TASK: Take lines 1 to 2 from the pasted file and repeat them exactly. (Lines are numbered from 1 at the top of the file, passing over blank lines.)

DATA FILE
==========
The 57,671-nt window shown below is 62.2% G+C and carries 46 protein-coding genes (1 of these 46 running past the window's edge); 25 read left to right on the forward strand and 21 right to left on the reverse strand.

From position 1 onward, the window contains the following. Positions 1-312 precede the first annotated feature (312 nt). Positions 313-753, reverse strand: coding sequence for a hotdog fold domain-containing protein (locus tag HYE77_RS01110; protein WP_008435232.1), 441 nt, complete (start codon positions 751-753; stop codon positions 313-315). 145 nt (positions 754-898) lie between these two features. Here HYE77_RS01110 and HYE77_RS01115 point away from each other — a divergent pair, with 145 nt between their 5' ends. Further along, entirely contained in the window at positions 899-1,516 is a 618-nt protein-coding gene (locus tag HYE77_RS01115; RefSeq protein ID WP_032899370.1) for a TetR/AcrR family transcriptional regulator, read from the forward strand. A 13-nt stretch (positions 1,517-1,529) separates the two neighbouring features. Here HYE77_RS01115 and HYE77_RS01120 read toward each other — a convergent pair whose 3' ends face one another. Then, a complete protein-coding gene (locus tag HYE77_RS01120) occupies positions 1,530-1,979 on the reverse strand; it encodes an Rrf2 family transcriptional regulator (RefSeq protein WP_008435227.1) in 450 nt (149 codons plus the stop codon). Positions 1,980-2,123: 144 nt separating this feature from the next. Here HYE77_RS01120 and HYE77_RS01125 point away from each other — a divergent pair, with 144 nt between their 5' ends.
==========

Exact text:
The 57,671-nt window shown below is 62.2% G+C and carries 46 protein-coding genes (1 of these 46 running past the window's edge); 25 read left to right on the forward strand and 21 right to left on the reverse strand.

From position 1 onward, the window contains the following. Positions 1-312 precede the first annotated feature (312 nt). Positions 313-753, reverse strand: coding sequence for a hotdog fold domain-containing protein (locus tag HYE77_RS01110; protein WP_008435232.1), 441 nt, complete (start codon positions 751-753; stop codon positions 313-315). 145 nt (positions 754-898) lie between these two features. Here HYE77_RS01110 and HYE77_RS01115 point away from each other — a divergent pair, with 145 nt between their 5' ends. Further along, entirely contained in the window at positions 899-1,516 is a 618-nt protein-coding gene (locus tag HYE77_RS01115; RefSeq protein ID WP_032899370.1) for a TetR/AcrR family transcriptional regulator, read from the forward strand. A 13-nt stretch (positions 1,517-1,529) separates the two neighbouring features. Here HYE77_RS01115 and HYE77_RS01120 read toward each other — a convergent pair whose 3' ends face one another. Then, a complete protein-coding gene (locus tag HYE77_RS01120) occupies positions 1,530-1,979 on the reverse strand; it encodes an Rrf2 family transcriptional regulator (RefSeq protein WP_008435227.1) in 450 nt (149 codons plus the stop codon). Positions 1,980-2,123: 144 nt separating this feature from the next. Here HYE77_RS01120 and HYE77_RS01125 point away from each other — a divergent pair, with 144 nt between their 5' ends.